Dublinbikes is a public bicycle rental scheme which has operated in the city of Dublin since 2009. At its launch, the scheme, which is sponsored by JCDecaux, used 450 French-made unisex bicycles with 40 stations. By 2011 this had expanded to 550 bicycles and 44 stations, and in 2013 it was announced that a major expansion of the scheme would add a further 950 bikes and another 58 hire points. Dublin was the 17th city to implement such a scheme, and it is considered one of the most successful bike sharing schemes in the world.
The scheme proved to be a great success, much exceeding predictions. Approximately 1,000 people used the bicycles in the first six hours, with a further thousand people having subscribed to use them. Some 11,000 people applied in the first fortnight and Dublin City Council's supply of subscriber cards was reduced to zero, with the Council having initially targeted a 5,000-person uptake in the first year. More than 25,000 people had applied to take part in the scheme by March 2010. Minister for the Environment, Heritage and Local Government John Gormley said after the launch this level of uptake indicated the new "mainstream" approach to cycling in Ireland.
In the first ten months of the scheme, it was reported that there were over 37,000 users, over 828,000 journeys, no accidents, no vandalism, and only one bike missing (which was recovered).
On 10 May 2010 (post-launch), city councillors in Dublin voted for more advertising hoardings to be used to help with payments, with more than 30,000 people having subscribed (1,500 was the predicted number of subscribers for this stage of the project). On 14 August 2010, it was announced that the scheme had reached its one millionth trip. By May 2011, two million journeys had been made and the scheme had expanded to 550 bicycles and 44 stations. In 2013 it was announced that a major expansion of the scheme would add a further 950 bikes and another 58 hire points.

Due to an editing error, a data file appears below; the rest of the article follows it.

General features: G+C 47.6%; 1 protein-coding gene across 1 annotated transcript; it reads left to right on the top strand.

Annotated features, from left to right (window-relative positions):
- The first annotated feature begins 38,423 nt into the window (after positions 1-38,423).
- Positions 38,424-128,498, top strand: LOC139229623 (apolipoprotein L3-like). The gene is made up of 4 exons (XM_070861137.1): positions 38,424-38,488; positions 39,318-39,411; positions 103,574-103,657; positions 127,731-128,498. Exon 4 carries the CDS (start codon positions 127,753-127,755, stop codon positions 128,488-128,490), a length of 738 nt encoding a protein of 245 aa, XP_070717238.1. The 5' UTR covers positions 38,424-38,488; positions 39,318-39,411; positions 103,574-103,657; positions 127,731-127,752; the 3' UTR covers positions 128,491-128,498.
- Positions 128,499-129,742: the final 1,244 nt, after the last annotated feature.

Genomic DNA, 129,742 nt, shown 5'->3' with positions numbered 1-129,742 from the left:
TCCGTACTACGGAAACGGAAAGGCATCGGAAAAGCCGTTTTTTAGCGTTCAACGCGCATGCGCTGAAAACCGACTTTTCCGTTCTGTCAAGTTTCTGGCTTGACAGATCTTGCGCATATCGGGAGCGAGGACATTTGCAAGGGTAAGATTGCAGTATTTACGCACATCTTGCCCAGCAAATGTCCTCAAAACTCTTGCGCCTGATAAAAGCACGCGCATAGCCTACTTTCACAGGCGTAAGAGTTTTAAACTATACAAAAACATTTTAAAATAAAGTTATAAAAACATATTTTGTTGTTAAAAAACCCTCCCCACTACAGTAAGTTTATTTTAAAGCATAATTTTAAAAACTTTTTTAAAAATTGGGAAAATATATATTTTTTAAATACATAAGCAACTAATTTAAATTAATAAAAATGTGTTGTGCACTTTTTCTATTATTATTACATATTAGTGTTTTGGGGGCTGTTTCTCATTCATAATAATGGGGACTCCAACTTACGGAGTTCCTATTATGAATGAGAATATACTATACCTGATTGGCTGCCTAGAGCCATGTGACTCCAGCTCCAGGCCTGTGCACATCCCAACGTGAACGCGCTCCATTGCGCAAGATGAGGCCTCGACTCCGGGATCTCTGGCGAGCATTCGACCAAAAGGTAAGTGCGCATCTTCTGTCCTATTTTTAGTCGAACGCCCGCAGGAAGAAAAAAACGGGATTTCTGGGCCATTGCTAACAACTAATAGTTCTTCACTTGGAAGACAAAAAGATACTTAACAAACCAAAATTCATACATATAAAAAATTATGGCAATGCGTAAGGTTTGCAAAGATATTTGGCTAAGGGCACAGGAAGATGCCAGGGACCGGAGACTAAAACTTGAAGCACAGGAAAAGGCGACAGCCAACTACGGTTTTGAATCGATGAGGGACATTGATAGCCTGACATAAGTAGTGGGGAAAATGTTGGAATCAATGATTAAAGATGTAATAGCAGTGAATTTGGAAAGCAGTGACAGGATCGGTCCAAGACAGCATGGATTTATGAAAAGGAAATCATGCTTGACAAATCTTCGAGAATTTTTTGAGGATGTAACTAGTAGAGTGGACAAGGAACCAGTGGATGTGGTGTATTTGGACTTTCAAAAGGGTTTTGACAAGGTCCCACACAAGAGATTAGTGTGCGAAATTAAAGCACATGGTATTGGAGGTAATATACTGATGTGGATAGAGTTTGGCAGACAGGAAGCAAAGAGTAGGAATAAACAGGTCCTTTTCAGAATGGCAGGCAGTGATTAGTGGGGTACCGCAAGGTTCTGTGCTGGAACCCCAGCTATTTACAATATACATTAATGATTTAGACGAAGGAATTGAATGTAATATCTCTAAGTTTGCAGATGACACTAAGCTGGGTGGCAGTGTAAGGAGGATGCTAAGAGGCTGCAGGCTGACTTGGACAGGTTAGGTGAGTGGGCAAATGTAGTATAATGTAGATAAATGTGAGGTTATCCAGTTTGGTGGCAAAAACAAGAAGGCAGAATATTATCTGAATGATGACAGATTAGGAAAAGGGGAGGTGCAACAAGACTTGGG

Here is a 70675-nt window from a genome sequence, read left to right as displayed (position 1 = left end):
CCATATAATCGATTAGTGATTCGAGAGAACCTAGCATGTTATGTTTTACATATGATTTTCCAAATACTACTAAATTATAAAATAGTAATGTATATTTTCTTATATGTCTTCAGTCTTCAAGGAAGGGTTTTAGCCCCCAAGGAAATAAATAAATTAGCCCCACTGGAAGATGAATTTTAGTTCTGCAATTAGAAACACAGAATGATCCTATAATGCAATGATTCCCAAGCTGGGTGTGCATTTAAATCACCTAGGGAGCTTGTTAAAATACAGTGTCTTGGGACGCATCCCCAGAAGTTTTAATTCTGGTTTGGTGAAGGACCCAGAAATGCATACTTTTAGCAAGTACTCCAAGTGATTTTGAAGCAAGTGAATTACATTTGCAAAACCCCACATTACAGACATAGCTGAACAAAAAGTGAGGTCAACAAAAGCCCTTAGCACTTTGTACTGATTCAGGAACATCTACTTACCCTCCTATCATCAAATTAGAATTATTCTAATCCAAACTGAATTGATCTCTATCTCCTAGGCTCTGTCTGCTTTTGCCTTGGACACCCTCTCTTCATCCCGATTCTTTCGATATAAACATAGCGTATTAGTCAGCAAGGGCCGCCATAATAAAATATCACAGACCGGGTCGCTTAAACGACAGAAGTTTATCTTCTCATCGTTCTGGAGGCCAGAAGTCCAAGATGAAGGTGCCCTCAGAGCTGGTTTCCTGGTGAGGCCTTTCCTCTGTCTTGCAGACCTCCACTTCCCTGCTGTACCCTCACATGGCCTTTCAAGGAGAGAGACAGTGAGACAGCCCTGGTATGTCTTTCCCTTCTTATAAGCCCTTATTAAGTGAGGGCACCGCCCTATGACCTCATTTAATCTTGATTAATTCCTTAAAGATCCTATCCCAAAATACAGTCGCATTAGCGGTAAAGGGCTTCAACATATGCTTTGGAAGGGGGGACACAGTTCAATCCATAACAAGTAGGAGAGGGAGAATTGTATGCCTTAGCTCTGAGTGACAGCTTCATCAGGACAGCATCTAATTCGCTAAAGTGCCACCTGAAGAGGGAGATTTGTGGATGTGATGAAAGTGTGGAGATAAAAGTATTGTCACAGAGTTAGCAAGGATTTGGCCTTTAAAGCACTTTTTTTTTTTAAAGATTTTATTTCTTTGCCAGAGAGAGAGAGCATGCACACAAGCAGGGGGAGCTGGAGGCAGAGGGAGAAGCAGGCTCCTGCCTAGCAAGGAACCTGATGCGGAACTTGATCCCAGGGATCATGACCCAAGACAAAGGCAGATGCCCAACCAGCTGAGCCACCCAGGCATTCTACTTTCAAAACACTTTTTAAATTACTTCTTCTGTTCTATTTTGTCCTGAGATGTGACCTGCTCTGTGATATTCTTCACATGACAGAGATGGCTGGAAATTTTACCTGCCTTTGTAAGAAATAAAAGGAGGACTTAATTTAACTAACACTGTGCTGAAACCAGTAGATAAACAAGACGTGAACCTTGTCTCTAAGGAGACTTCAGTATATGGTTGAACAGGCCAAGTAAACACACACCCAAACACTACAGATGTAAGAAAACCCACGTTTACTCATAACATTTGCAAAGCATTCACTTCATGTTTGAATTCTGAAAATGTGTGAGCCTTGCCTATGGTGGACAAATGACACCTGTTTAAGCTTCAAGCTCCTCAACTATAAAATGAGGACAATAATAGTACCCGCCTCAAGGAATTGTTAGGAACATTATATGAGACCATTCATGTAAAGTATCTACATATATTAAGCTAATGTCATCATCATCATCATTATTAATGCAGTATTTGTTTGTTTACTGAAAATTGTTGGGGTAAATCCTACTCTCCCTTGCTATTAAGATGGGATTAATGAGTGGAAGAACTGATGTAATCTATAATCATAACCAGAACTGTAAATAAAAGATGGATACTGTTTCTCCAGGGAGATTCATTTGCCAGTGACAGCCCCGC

The robust bicycles are produced by the French bicycle company Mercier in Hungary and are repaired by JCDecaux. They are three-speed bicycles, fitted with Shimano Nexus gears which can be changed up and down using a twist/grip shifter on the right handlebar. A Shimano hub dynamo in the front wheel generates power for front and rear always-on LED lighting. The bikes are fitted with Schwalbe Marathon tyres. Other components include a locking system, an adjustable cushioned saddle, a front bicycle basket, a kick stand and a bell.
Each station is equipped with an automatic rental terminal and stands for approximately 20 bicycles. Initially, fourteen terminals have credit card facilities enabling the user to purchase a 3-Day Ticket.
If a user arrives with a rented bicycle at a station without open spots, the terminal grants another fifteen minutes of free rental time. The rental terminals also display information about neighbouring dublinbike stations, including location, number of available bicycles and open stands. A fleet of bicycle-transporting vehicles are used to redistribute bicycles between empty and full stations.
In November 2010, a major five-year expansion plan was adopted due to the huge success of the scheme thus far. The plan will see the number of bikes increase from 450 to 5,000 and the number of bike stations increase from 40 to 300. The scheme will be extended as far north as DCU, as far south as UCD, as far east as Sandymount and as far west as Inchicore. The expansion will be funded differently than the original scheme, most likely through a mix of public and private funding.
In July 2012 it was announced that the first part of the scheme would begin before the end of the year.